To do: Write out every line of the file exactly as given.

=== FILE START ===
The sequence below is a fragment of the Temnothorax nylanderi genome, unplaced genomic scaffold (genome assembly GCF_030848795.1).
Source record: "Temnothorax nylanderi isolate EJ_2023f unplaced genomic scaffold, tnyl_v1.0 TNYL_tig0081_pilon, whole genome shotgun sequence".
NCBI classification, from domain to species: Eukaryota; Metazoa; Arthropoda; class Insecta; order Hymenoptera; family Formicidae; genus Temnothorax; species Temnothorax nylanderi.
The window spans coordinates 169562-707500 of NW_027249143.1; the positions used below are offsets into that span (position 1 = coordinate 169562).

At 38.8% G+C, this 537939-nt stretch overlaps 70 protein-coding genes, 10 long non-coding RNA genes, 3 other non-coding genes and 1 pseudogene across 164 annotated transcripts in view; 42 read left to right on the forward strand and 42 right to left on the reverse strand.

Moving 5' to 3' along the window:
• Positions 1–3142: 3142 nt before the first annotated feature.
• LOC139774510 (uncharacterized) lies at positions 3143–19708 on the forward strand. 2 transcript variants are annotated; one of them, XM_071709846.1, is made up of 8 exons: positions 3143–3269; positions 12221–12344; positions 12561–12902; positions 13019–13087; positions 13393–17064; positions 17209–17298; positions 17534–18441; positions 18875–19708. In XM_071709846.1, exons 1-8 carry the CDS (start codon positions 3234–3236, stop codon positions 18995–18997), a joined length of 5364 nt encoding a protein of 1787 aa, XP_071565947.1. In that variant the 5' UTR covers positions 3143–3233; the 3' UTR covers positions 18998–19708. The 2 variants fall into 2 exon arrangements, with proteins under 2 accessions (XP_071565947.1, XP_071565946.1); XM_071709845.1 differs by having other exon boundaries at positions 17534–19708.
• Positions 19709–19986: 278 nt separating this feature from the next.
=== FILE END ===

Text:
The sequence below is a fragment of the Temnothorax nylanderi genome, unplaced genomic scaffold (genome assembly GCF_030848795.1).
Source record: "Temnothorax nylanderi isolate EJ_2023f unplaced genomic scaffold, tnyl_v1.0 TNYL_tig0081_pilon, whole genome shotgun sequence".
NCBI classification, from domain to species: Eukaryota; Metazoa; Arthropoda; class Insecta; order Hymenoptera; family Formicidae; genus Temnothorax; species Temnothorax nylanderi.
The window spans coordinates 169562-707500 of NW_027249143.1; the positions used below are offsets into that span (position 1 = coordinate 169562).

At 38.8% G+C, this 537939-nt stretch overlaps 70 protein-coding genes, 10 long non-coding RNA genes, 3 other non-coding genes and 1 pseudogene across 164 annotated transcripts in view; 42 read left to right on the forward strand and 42 right to left on the reverse strand.

Moving 5' to 3' along the window:
• Positions 1–3142: 3142 nt before the first annotated feature.
• LOC139774510 (uncharacterized) lies at positions 3143–19708 on the forward strand. 2 transcript variants are annotated; one of them, XM_071709846.1, is made up of 8 exons: positions 3143–3269; positions 12221–12344; positions 12561–12902; positions 13019–13087; positions 13393–17064; positions 17209–17298; positions 17534–18441; positions 18875–19708. In XM_071709846.1, exons 1-8 carry the CDS (start codon positions 3234–3236, stop codon positions 18995–18997), a joined length of 5364 nt encoding a protein of 1787 aa, XP_071565947.1. In that variant the 5' UTR covers positions 3143–3233; the 3' UTR covers positions 18998–19708. The 2 variants fall into 2 exon arrangements, with proteins under 2 accessions (XP_071565947.1, XP_071565946.1); XM_071709845.1 differs by having other exon boundaries at positions 17534–19708.
• Positions 19709–19986: 278 nt separating this feature from the next.